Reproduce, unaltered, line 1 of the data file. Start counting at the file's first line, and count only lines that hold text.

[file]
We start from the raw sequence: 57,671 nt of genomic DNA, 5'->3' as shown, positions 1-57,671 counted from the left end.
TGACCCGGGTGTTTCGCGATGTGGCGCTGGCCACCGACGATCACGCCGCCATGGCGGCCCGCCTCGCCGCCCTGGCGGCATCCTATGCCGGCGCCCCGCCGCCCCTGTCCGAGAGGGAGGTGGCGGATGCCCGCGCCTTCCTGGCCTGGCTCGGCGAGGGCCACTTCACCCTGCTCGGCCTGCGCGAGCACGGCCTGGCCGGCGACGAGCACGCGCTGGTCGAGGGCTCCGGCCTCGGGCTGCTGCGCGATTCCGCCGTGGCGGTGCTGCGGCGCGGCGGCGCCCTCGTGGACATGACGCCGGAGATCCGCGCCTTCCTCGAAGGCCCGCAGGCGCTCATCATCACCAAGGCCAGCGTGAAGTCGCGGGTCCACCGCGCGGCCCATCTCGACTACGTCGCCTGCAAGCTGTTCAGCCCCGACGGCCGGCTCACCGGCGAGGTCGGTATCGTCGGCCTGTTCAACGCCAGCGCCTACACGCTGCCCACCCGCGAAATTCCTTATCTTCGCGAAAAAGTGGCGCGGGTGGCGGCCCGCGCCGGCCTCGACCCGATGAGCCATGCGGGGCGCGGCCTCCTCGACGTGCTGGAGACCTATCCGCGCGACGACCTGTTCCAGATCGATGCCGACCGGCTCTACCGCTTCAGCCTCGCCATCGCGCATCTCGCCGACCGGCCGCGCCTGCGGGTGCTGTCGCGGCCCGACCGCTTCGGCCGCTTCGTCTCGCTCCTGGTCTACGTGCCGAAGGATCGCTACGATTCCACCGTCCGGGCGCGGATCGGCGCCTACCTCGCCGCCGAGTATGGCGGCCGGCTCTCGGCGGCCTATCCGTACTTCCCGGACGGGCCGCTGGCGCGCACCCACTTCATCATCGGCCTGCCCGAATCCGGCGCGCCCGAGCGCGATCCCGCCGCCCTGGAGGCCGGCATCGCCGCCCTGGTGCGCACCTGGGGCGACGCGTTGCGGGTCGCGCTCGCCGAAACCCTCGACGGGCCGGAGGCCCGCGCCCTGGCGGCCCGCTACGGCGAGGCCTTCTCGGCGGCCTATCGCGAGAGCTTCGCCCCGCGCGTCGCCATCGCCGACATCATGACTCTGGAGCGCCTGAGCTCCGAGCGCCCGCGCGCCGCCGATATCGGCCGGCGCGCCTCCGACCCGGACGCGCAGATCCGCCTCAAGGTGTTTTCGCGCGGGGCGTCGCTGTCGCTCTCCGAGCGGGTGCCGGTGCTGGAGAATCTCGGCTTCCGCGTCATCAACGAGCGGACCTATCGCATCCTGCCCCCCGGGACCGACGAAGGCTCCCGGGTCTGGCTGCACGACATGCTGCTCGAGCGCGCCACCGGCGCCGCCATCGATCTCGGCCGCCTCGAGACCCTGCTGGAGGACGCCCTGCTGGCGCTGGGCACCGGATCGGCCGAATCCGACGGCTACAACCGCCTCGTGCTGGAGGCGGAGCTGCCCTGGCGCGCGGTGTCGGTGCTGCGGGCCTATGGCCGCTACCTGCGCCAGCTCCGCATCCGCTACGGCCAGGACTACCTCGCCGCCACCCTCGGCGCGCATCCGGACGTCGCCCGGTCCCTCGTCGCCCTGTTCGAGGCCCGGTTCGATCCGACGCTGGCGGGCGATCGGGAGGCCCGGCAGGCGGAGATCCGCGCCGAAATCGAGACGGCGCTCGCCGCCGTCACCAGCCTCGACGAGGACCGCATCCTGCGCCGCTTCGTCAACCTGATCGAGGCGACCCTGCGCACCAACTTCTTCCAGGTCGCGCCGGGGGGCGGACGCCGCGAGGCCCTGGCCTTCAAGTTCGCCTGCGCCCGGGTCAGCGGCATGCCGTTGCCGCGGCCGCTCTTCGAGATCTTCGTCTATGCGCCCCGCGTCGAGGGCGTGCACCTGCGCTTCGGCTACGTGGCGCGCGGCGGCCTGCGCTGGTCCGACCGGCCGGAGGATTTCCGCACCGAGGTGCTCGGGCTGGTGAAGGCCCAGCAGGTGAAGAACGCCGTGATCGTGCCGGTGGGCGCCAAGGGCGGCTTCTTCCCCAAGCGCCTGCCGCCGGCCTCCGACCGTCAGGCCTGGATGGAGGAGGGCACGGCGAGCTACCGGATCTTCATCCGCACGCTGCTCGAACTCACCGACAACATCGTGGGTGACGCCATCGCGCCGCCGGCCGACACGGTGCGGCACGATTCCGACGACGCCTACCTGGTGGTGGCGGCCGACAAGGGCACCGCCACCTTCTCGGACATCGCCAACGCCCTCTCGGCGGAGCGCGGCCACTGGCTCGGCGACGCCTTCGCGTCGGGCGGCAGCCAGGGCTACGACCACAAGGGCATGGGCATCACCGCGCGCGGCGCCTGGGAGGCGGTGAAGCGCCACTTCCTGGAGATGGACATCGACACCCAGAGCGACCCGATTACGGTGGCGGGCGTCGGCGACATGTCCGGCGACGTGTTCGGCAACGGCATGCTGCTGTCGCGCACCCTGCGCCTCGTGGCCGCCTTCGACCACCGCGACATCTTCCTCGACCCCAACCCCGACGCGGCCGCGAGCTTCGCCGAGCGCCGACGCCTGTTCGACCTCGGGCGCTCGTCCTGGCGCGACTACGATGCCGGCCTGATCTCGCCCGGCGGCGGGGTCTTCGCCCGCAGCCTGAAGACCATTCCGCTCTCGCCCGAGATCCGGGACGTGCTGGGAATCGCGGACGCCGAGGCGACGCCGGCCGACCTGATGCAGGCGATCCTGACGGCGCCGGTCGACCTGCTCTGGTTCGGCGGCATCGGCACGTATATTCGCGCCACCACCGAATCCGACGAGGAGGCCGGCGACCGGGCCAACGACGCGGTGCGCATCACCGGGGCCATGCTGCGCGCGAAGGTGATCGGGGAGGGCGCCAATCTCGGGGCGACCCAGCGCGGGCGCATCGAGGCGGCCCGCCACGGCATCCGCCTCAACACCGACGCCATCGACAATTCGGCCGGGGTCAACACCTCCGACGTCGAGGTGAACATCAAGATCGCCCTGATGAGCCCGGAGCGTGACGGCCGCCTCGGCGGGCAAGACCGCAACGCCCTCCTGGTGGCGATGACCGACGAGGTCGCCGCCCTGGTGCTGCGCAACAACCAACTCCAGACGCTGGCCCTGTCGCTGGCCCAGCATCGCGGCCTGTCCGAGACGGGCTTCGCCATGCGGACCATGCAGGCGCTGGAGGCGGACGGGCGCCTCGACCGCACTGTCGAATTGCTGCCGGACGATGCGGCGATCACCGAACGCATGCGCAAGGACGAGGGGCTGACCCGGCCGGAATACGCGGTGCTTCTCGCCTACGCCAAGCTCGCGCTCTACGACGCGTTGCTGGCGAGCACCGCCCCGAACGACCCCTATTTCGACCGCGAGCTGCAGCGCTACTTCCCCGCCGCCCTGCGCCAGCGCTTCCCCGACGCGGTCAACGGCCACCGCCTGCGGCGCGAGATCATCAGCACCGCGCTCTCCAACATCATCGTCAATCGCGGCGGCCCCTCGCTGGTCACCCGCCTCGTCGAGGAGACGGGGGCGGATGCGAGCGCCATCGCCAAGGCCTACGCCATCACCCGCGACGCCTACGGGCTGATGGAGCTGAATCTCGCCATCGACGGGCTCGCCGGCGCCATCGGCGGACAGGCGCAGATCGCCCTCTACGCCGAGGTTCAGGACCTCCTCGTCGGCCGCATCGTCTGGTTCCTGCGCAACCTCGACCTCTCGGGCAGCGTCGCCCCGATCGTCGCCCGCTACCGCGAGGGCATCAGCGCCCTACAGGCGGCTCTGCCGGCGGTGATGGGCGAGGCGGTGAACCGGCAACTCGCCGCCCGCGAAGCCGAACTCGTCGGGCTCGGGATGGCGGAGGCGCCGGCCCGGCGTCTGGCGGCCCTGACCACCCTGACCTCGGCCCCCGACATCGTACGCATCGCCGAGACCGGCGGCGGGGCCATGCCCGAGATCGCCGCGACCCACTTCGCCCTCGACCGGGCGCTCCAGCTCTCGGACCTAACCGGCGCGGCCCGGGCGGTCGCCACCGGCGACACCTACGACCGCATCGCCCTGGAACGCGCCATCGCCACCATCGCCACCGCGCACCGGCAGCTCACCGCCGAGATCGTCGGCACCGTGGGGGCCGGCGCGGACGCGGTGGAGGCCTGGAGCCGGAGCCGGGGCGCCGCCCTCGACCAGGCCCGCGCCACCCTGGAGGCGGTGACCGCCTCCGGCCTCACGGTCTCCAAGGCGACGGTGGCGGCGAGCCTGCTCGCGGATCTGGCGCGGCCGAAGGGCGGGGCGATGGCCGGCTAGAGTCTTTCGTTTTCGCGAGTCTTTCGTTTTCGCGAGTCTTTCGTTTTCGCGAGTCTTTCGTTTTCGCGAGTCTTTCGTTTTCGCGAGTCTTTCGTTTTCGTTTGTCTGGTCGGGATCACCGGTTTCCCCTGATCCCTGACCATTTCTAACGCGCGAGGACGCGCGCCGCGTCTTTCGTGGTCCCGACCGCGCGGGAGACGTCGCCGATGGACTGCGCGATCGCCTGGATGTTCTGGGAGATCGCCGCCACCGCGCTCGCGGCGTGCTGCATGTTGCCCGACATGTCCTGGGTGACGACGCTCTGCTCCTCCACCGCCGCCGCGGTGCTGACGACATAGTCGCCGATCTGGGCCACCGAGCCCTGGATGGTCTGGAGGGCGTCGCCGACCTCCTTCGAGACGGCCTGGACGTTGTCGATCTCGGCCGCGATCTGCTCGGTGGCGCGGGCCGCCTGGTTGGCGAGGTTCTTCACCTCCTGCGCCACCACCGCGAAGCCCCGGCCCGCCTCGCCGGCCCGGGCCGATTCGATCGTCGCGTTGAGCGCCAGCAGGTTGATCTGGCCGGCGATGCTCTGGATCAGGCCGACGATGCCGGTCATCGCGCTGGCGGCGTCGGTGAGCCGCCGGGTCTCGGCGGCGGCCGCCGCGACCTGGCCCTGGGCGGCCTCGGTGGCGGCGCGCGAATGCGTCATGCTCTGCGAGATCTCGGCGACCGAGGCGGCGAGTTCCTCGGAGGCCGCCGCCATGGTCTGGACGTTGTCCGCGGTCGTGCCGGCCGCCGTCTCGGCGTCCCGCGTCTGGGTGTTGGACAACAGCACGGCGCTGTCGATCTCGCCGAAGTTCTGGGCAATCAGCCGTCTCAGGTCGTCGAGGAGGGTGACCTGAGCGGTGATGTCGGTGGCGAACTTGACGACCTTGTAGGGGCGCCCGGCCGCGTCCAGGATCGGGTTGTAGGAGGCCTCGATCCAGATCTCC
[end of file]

We start from the raw sequence: 57,671 nt of genomic DNA, 5'->3' as shown, positions 1-57,671 counted from the left end.